But the sixth episode, “A Woman’s Place,” which dealt with a visit from a Mexican trade delegation, and explored Serena’s (Yvonne Strahovski) involvement in the founding of Gilead, gave the show a vital jolt of energy. In large part, this was because it broke away from the book, not just to flesh out characters, but to precipitate action. As a work of speculative fiction, The Handmaid’s Tale is built around Offred’s passivity: Things happen to her and she processes them internally. It’s a terrific setup for a novel, but not so much for a television show, particularly one that has a lot more space to fill (Hulu has already renewed the series for a second season). As Atwood told The New York Times, “The Hulu team made their Offred more active than my Offred. Partly because it’s a television series, and partly because it’s an American television series.”

You could argue that the show occasionally went too far in positioning Offred as an icon of female empowerment, but only insomuch as its efforts to do so were often thunderingly clunky and unsubtle (“Nolite te bastardes carborundorum, bitches”). But “A Woman’s Place,” the best episode of the season, showcased all the strengths of Miller’s vision. Atwood’s story about a society that oppresses women, policed by women, became a story about a dystopia that was dreamed up by a woman. Serena, it was revealed, was so utterly devoid of empathy that she couldn’t imagine how a system she created to make women follow rules she prescribed would also end up curtailing her own freedom. As the delegate put it, “a society where women can no longer read your book, or anyone else’s.”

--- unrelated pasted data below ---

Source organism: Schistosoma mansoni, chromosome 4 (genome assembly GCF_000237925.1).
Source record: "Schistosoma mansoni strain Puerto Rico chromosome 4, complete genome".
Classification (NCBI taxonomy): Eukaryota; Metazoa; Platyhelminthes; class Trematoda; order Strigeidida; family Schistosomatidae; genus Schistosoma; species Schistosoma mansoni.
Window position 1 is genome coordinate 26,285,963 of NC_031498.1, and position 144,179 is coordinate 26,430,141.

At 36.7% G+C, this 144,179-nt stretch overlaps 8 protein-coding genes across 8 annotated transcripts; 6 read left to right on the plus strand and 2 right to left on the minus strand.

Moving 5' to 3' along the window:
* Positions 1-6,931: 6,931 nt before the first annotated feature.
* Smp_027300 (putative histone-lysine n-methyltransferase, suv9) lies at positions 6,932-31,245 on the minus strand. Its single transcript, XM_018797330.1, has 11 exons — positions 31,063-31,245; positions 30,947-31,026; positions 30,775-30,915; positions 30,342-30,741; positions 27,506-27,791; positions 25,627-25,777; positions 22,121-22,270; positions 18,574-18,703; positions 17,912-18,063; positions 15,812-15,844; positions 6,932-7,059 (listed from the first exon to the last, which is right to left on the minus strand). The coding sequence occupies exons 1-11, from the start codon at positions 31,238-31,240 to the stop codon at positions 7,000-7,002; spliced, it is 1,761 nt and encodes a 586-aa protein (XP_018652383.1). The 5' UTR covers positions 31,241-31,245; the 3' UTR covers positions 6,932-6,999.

Serena’s elaborate self-sabotage was a fascinating indictment of women who betray other women to gain power for themselves, but it also served to set up the horrific events of the finale, in which Serena tortured Offred with a glimpse of her daughter and then threatened Hannah’s safety. It was a sizable step away from the Serena of the novel, who’s almost as passive as Offred, and it set yet more events in motion, mainly Offred’s refusal to throw her stone at Janine. This insurrection didn’t just make for powerful television: It underlined the show’s message that people are stronger when they come together. If Offred had been the only women to reject the stoning, she would have likely ended up being beaten as badly as the second Ofglen. But because all the other handmaids joined her protest, Aunt Lydia was rendered powerless.